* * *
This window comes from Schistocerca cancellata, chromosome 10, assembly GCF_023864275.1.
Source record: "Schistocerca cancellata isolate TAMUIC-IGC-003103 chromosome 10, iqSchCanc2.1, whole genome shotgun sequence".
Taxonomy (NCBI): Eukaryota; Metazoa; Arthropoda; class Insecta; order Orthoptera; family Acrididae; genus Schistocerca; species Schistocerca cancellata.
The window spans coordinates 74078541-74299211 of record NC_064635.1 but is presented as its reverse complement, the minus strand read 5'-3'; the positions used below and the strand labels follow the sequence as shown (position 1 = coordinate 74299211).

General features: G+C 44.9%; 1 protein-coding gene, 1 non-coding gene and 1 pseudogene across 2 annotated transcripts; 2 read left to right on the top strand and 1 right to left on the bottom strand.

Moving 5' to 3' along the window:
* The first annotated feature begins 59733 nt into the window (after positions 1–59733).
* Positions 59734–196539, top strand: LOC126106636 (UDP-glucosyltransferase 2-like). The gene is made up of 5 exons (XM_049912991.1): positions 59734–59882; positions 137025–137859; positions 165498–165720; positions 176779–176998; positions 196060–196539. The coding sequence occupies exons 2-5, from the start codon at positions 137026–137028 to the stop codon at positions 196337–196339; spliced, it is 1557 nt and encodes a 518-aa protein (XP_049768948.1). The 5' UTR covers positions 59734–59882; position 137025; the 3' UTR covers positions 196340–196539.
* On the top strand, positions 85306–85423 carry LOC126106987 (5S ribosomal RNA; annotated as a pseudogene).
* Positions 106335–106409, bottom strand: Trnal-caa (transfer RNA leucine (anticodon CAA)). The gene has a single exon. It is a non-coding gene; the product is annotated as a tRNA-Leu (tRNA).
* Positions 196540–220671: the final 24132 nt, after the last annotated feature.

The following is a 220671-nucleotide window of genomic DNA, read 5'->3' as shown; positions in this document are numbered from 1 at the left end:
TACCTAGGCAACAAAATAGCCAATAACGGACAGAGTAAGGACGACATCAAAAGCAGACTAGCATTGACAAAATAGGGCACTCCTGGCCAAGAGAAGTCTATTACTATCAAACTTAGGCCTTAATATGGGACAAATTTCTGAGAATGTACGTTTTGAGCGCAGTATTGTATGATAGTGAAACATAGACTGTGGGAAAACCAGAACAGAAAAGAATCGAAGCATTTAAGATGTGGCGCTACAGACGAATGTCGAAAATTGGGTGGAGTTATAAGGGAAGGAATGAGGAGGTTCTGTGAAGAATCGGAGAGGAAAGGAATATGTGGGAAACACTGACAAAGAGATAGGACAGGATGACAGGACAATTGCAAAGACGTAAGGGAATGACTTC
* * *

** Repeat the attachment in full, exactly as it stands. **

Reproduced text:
This window comes from Schistocerca cancellata, chromosome 10, assembly GCF_023864275.1.
Source record: "Schistocerca cancellata isolate TAMUIC-IGC-003103 chromosome 10, iqSchCanc2.1, whole genome shotgun sequence".
Taxonomy (NCBI): Eukaryota; Metazoa; Arthropoda; class Insecta; order Orthoptera; family Acrididae; genus Schistocerca; species Schistocerca cancellata.
The window spans coordinates 74078541-74299211 of record NC_064635.1 but is presented as its reverse complement, the minus strand read 5'-3'; the positions used below and the strand labels follow the sequence as shown (position 1 = coordinate 74299211).

General features: G+C 44.9%; 1 protein-coding gene, 1 non-coding gene and 1 pseudogene across 2 annotated transcripts; 2 read left to right on the top strand and 1 right to left on the bottom strand.

Moving 5' to 3' along the window:
* The first annotated feature begins 59733 nt into the window (after positions 1–59733).
* Positions 59734–196539, top strand: LOC126106636 (UDP-glucosyltransferase 2-like). The gene is made up of 5 exons (XM_049912991.1): positions 59734–59882; positions 137025–137859; positions 165498–165720; positions 176779–176998; positions 196060–196539. The coding sequence occupies exons 2-5, from the start codon at positions 137026–137028 to the stop codon at positions 196337–196339; spliced, it is 1557 nt and encodes a 518-aa protein (XP_049768948.1). The 5' UTR covers positions 59734–59882; position 137025; the 3' UTR covers positions 196340–196539.
* On the top strand, positions 85306–85423 carry LOC126106987 (5S ribosomal RNA; annotated as a pseudogene).
* Positions 106335–106409, bottom strand: Trnal-caa (transfer RNA leucine (anticodon CAA)). The gene has a single exon. It is a non-coding gene; the product is annotated as a tRNA-Leu (tRNA).
* Positions 196540–220671: the final 24132 nt, after the last annotated feature.

The following is a 220671-nucleotide window of genomic DNA, read 5'->3' as shown; positions in this document are numbered from 1 at the left end:
TACCTAGGCAACAAAATAGCCAATAACGGACAGAGTAAGGACGACATCAAAAGCAGACTAGCATTGACAAAATAGGGCACTCCTGGCCAAGAGAAGTCTATTACTATCAAACTTAGGCCTTAATATGGGACAAATTTCTGAGAATGTACGTTTTGAGCGCAGTATTGTATGATAGTGAAACATAGACTGTGGGAAAACCAGAACAGAAAAGAATCGAAGCATTTAAGATGTGGCGCTACAGACGAATGTCGAAAATTGGGTGGAGTTATAAGGGAAGGAATGAGGAGGTTCTGTGAAGAATCGGAGAGGAAAGGAATATGTGGGAAACACTGACAAAGAGATAGGACAGGATGACAGGACAATTGCAAAGACGTAAGGGAATGACTTC